She knew what it meant. She knew having one of the risk variants in the BRCA2 gene was serious, but she also felt empowered by the knowledge. Instead of triggering dread, after clicking on her report and learning of her genetic risk, the information sparked action. Laura contacted her doctor and her OBGYN. What followed were discussions with her husband and her family. Then confirmatory tests, and discussions with her doctor and a genetic counselor, followed by some very big decisions.
But she knew what she had to do.
“I did the research. I read the numbers. They weren’t good,” she said.
Because she was over 45, the recommendations to substantially lower her risk were for the removal of her fallopian tubes and both ovaries and for her to consider the option of a double mastectomy. All of this was confirmed and scheduled within just four months of first opening her report.
“As a mother, wife, sister, daughter, and friend I have too much to live for. Too many people who count on me,” Laura said. “I have more to accomplish. More life to live. More adventures to take. I need to be here to watch my children grow up. I haven’t seen enough yet.”
In talking about her decision, Laura said she remembered being moved by an opinion piece in the New York Times from a prominent actress from almost a decade ago. In the piece, the actress revealed she’d undergone a double prophylactic mastectomy after learning she had a BRCA mutation that put her at increased risk for breast and ovarian cancer. The actress’s mother had died of ovarian cancer, as had her aunt, and her public disclosure brought into sharp focus for many the risk of certain BRCA variants and the need for better screening.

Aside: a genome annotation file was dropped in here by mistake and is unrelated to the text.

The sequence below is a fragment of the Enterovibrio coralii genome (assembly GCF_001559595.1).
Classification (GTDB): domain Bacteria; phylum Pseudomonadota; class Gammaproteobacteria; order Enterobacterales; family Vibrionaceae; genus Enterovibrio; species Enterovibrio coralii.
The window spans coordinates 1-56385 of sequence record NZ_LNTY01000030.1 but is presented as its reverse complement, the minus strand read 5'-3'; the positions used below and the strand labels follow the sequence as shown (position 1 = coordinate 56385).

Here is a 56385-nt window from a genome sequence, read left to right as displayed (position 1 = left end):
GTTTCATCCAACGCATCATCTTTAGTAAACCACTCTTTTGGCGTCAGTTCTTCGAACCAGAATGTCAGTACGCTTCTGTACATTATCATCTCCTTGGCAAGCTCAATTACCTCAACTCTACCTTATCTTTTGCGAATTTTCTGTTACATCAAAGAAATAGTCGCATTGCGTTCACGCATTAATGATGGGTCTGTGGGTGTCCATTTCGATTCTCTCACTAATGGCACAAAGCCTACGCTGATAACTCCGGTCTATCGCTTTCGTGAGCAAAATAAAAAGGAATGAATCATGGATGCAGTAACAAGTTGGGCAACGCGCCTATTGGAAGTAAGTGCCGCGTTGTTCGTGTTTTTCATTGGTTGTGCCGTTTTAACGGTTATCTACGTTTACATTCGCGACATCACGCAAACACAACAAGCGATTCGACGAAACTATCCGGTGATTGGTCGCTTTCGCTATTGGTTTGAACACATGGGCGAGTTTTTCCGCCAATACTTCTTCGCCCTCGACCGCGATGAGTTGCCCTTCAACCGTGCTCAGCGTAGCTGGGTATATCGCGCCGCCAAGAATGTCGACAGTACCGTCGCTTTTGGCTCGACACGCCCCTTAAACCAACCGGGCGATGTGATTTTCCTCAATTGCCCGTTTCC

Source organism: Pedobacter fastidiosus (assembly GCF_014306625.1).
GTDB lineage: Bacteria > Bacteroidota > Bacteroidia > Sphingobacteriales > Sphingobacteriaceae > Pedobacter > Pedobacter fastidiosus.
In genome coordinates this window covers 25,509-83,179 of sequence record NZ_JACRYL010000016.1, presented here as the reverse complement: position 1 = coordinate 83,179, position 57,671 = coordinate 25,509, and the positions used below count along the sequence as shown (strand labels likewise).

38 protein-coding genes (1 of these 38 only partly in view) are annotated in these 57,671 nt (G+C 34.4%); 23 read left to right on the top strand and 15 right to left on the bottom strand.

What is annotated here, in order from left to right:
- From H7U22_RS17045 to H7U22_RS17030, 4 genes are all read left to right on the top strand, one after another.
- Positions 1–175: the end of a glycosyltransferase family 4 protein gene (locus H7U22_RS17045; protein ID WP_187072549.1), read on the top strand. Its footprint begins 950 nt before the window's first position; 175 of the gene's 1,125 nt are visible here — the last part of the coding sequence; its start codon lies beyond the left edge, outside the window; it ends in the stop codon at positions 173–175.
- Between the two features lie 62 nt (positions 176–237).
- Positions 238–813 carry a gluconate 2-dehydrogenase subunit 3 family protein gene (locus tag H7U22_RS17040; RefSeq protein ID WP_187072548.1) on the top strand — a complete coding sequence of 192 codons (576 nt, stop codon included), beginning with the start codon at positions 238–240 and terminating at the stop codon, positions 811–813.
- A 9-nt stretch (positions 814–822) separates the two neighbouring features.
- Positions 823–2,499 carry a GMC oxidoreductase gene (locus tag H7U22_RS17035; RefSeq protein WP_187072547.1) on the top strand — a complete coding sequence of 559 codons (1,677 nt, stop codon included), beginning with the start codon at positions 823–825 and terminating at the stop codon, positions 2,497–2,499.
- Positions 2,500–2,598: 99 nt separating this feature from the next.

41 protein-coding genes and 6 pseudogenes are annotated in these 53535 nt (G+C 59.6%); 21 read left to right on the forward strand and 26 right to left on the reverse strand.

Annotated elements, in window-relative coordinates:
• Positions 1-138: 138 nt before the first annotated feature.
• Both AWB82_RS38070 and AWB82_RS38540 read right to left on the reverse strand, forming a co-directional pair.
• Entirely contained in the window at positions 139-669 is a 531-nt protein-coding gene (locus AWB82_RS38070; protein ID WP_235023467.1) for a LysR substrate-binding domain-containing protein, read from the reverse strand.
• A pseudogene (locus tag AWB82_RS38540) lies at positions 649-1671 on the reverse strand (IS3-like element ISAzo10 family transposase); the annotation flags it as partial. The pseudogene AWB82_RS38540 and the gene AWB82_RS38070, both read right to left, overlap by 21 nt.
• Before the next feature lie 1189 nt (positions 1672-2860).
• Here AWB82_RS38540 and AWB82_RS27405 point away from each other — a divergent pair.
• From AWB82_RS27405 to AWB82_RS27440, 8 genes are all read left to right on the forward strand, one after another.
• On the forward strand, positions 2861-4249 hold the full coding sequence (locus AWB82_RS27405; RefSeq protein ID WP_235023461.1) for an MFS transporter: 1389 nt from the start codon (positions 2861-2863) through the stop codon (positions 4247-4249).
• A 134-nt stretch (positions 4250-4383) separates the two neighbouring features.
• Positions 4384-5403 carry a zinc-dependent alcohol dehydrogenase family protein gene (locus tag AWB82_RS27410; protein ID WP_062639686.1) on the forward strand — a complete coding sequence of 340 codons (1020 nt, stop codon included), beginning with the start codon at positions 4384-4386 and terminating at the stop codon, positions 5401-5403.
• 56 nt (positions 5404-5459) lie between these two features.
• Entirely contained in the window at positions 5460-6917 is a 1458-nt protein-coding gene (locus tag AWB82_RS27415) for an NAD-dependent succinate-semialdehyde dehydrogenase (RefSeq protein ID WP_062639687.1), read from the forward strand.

That story stuck with Laura.
And then there was one other thing that solidified for Laura that this was the right decision. It happened in the run-up to her surgery that was scheduled in July of 2021. In the pre-op testing, she underwent a breast MRI, and during the scan, they saw something suspicious. A biopsy revealed that Laura didn’t just have an increased risk for cancer, she had cancer.
“It is the call that nobody thinks they will ever get. It is the call that you are never prepared for. CANCER,” she said.
She already knew she was getting surgery done so it didn’t change what she was going to do, but it made it all more real. And perhaps even more impactful was the feeling that she, by chance, dodged a bullet.
“23andMe quite possibly saved my life,” she said.
Slipping through the Cracks